From my brief review of the pleadings and lower court opinion, it seems like this was truly a case of the expert reviewing the records of the testing and giving an answer on what the data means rather than a means of backdooring the absent expert's conclusions. Of course, much of the subject of forensic analysis is now highly mechanized and computerized with the machine generating the data and the analyst merely explaining what the data means. Ultimately, the issue is whether this is simply the new expert "reasonably relying" on data or if you need the person who ran the test. Given that often the test can't be duplicated as all or a significant part of the "unknown" sample -- the drug, the dna swab, the blood draw from a suspect -- is consumed in the initial. Given that it is not unusual for lab personnel to retire, die, move to another department in another part of the country, the ability to have the expert rely on the previously-generated data is the only way to get the test results into evidence. The number of cases in which I have seen any serious dispute over the test results is very small. So the ultimate question is whether the U.S. Supreme Court will take a strict view of the requirements of the Confrontation Clause or a more pragmatic view.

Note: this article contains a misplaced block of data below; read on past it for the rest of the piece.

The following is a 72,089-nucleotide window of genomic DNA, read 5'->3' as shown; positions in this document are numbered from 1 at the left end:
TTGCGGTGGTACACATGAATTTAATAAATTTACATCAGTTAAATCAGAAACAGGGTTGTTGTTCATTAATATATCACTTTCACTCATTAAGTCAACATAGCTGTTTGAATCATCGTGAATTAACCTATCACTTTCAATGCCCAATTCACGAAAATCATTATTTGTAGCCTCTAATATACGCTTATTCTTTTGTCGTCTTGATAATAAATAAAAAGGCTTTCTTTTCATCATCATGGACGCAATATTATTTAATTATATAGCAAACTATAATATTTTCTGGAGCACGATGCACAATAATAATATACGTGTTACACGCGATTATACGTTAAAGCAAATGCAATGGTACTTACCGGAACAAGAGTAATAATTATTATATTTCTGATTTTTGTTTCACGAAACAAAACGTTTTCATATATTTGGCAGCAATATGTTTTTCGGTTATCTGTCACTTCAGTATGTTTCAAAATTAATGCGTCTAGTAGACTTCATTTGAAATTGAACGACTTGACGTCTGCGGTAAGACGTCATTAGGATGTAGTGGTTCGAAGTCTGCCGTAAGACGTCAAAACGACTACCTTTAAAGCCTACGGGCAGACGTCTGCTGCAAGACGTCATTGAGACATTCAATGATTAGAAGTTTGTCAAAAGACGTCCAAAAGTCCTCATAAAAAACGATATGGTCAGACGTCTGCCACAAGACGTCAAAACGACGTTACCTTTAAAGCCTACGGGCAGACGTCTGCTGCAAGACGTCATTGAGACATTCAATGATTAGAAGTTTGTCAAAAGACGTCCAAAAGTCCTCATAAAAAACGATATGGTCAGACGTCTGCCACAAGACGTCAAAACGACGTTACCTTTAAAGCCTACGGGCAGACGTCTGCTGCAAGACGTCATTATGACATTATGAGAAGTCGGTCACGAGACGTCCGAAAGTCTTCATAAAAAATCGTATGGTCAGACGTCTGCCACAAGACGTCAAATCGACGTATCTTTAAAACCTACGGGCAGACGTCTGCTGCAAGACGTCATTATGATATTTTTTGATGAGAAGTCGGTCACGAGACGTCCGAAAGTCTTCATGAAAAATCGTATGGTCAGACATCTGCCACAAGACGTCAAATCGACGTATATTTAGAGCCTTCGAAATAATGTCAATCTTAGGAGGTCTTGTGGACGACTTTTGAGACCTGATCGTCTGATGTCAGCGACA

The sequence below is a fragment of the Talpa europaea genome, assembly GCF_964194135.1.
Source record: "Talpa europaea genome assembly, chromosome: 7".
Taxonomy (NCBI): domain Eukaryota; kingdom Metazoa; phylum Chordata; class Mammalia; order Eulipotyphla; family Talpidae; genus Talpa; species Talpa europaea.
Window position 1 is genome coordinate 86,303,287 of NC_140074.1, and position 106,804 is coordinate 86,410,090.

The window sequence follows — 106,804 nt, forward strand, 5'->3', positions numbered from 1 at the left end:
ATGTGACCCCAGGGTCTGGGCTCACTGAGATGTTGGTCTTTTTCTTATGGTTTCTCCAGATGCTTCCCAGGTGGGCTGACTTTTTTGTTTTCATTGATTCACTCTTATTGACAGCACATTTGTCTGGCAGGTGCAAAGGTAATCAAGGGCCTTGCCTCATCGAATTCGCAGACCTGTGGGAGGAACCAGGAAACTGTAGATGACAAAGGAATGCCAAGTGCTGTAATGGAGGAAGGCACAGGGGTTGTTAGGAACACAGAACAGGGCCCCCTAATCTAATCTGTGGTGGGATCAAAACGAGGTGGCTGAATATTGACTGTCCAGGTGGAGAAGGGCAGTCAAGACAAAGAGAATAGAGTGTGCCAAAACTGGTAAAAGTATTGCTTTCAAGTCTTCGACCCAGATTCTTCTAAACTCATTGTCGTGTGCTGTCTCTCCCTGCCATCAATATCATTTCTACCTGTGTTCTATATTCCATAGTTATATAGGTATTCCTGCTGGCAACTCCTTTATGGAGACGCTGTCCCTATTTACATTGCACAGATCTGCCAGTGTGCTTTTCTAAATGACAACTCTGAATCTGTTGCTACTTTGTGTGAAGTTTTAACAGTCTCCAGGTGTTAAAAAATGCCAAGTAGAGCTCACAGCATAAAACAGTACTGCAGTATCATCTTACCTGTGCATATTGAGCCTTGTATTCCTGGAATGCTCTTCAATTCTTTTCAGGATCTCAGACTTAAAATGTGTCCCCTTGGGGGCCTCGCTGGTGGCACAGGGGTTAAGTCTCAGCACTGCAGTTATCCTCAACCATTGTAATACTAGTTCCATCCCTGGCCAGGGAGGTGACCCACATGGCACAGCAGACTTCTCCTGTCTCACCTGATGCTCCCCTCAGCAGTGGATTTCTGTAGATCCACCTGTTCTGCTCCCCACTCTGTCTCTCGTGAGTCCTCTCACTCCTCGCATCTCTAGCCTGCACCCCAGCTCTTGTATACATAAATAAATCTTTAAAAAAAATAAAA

Posted by: tmm | Sep 30, 2023 8:41:27 AM

The issue in the McIntosh case, the timeliness of the District Court's entry of a criminal forfeiture order, bears a striking resemblance to Dolan v. United States, 560 U.S. 605 (2010), which basically concerned the same issue, but for criminal restitution, 18 U.S.C. section 3664(k). In Dolan, the District Judge entered his Order of Judgment and Commitment late, past the 90 days after oral sentencing time limit, but the Supreme Court held that this was not a jurisdictional mistake because the Court had previously noted that there would be a restitution order entered as soon as the amount of damages was ascertained. Months later, the Pre-Sentence Report was amended when the restitution information became available, and then 3+ more months later, the Court held a hearing on the amount of restitution. Defendant had objected that because the Court had missed the 90-day statutory deadline (after oral sentencing), the Court no longer had jurisdiction to enter a restitution order. The Judge over-ruled the objection and entered the restitution order (in a case of assault with great bodily harm - the restitution was medical bills for the victim). The District Judge was affirmed by both the 10th Circuit and the U.S. Supreme Court. As in Dolan, I suspect that the Supreme Court will find that the delay past the statutorily described time limit is not a jurisdictional limit, so the Court can still enter the criminal forfeiture judgment late.